Ed Miliband has accused the Daily Mail of a “character assassination” against his father in an impassioned article that he has written in today’s edition of the paper.
The Labour leader said the Daily Mail had “smeared” Ralph Miliband in its “lurid” attack at the weekend, headlined “The man who hated Britain”. He argued his late father, who was Jewish, “loved Britain” because "the country had saved him from the Nazis.”
In Saturday’s Daily Mail, Geoffrey Levy wrote how Ralph Miliband’s strong Marxist views “should disturb everyone who loves this country”.
The paper quoted the then 17-year-old Ralph Miliband writing that the English were “perhaps the most nationalist people in the world” and that “you sometimes want them to lose [the war] to show them how things are”.
After tweeting indignant responses to the article over the weekend, Ed Miliband said in today’s Mail: “To ignore his service and work in Britain and build an entire case about him hating our country on an adolescent diary entry is, of course, absurd.
Mr Miliband explains how his father fled Belgium as a 16-year-old and found refuge in Britain. After working and studying hard, he was accepted to university, but joined the Royal Navy instead.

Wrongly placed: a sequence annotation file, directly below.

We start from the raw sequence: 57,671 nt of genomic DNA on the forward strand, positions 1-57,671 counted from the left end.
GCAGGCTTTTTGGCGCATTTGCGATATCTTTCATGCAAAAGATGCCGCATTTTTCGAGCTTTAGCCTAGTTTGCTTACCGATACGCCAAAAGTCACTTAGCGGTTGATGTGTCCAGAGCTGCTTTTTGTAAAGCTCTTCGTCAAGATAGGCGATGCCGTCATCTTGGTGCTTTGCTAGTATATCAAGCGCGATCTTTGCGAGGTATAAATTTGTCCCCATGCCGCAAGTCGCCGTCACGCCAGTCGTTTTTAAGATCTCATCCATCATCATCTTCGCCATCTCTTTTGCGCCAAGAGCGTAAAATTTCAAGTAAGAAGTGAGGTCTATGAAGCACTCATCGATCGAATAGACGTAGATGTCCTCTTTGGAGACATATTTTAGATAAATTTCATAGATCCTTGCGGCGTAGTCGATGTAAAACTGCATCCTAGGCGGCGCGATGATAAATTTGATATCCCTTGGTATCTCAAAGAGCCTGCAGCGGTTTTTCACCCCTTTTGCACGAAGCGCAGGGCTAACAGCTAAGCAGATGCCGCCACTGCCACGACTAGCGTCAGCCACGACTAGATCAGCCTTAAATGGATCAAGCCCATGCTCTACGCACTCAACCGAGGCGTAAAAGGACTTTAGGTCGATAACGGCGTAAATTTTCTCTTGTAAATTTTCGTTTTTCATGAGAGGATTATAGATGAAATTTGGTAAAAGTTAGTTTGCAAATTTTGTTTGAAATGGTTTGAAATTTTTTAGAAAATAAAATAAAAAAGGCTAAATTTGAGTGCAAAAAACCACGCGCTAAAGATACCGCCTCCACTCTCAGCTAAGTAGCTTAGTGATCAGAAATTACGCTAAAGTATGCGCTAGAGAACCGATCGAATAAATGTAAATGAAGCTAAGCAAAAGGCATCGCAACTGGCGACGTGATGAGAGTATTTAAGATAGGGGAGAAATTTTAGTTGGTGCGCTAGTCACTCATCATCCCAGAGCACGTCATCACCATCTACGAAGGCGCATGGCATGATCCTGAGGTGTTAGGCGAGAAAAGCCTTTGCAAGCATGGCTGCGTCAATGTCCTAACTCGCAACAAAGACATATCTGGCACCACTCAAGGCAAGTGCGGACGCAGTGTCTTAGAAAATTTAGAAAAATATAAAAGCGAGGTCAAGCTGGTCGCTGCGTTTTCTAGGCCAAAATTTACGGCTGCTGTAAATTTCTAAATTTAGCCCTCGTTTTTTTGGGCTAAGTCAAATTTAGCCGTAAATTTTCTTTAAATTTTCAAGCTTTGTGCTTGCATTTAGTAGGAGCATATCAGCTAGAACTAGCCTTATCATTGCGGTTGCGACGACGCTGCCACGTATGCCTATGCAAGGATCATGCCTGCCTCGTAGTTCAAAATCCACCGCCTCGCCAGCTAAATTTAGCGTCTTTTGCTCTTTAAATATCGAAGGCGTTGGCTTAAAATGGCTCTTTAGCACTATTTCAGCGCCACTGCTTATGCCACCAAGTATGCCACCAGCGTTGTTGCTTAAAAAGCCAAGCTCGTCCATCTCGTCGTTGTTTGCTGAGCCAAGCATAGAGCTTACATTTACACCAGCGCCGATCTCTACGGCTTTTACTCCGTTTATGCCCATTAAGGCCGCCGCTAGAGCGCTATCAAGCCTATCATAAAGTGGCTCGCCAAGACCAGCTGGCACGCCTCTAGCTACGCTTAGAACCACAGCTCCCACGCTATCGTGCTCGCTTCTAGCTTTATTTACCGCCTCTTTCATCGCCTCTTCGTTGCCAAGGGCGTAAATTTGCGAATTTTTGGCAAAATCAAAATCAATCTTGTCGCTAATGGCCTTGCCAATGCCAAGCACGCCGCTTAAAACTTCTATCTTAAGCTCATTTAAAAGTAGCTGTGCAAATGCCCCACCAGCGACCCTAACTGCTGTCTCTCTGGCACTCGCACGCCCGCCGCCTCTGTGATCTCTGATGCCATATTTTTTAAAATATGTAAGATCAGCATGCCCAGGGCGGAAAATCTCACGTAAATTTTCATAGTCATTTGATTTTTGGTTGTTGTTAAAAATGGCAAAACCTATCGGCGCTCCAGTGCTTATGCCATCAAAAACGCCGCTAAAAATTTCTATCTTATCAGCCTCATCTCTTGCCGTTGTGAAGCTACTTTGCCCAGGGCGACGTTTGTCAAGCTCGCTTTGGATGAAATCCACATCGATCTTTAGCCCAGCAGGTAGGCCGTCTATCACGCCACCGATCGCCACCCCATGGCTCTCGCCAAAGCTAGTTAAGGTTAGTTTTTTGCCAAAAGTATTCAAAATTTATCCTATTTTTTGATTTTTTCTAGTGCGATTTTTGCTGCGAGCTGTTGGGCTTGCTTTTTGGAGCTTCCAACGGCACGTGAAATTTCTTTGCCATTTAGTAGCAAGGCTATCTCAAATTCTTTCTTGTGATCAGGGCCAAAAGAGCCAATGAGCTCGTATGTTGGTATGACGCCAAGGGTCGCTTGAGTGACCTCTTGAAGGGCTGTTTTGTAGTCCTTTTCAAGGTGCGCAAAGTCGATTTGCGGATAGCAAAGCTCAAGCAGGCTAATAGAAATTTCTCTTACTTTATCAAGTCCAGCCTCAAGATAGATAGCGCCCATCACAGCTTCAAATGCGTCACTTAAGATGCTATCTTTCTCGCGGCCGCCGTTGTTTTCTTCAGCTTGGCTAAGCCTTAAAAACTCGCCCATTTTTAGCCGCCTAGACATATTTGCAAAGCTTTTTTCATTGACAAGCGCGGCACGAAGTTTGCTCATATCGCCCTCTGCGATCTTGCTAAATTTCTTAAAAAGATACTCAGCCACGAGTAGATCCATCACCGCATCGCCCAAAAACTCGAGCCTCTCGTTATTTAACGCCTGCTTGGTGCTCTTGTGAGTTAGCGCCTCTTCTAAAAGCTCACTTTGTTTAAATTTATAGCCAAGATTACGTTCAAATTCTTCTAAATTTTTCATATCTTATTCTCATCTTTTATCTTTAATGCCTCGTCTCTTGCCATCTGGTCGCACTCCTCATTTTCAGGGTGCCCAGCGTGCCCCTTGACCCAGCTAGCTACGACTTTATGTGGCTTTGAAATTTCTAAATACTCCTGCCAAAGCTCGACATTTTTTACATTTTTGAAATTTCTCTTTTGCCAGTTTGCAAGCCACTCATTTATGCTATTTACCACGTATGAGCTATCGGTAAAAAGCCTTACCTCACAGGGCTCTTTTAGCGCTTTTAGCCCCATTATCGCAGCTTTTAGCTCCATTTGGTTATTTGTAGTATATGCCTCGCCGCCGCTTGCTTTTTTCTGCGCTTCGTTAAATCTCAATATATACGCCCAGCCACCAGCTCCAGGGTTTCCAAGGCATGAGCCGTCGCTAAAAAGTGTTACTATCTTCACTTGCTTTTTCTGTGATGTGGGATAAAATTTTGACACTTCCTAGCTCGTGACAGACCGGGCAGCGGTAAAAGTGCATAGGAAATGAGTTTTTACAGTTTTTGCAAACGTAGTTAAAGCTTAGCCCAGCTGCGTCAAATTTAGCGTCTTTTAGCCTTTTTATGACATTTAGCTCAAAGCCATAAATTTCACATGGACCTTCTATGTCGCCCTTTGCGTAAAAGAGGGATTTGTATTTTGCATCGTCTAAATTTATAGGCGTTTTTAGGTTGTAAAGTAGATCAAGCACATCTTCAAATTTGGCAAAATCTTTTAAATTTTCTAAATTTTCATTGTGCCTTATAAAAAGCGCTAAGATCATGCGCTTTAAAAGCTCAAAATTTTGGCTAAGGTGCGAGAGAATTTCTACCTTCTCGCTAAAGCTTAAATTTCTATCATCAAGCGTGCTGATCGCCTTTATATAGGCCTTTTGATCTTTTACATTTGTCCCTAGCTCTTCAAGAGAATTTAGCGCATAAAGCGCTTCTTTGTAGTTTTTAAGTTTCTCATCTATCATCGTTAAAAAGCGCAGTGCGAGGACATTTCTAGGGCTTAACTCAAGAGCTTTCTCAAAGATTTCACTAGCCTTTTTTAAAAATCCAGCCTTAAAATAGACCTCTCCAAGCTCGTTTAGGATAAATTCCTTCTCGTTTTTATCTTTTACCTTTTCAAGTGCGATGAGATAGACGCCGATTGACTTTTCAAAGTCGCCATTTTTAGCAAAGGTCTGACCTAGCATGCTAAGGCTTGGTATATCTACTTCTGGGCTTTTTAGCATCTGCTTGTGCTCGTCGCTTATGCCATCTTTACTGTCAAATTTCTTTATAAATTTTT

He says: “He did so because he was determined to be part of the fight against the Nazis and to help his family hidden in Belgium. He was fighting for Britain.”
“When he thought of how many Jews had been killed, including members of our family, he felt very lucky that his boat from Belgium had come here.
“Like most refugees, the security of our country was really important to him. And like some refugees, he owed his life to it”, he added.
Mr Miliband also rejected the paper’s claims that his father’s Marxist views heavily influenced him as leader of the Labour Party .
He said: “The idea of me being part of some ‘sinister’ Marxist plot would have amused him and disappointed him in equal measure and for the same reason – he would have known it was ludicrously untrue. I want to make capitalism work for working people, not destroy it.
“There was a time when politicians stayed silent if this kind of thing happened. I will not do that. The stakes are too high for our country to be conducted in this way.”
But the Daily Mail stood by its original article. Accompanying Mr Miliband’s response, the paper included two lengthy editorials entitled “An evil legacy and why we won’t apologise” and “We repeat: This man DID hate Britain.”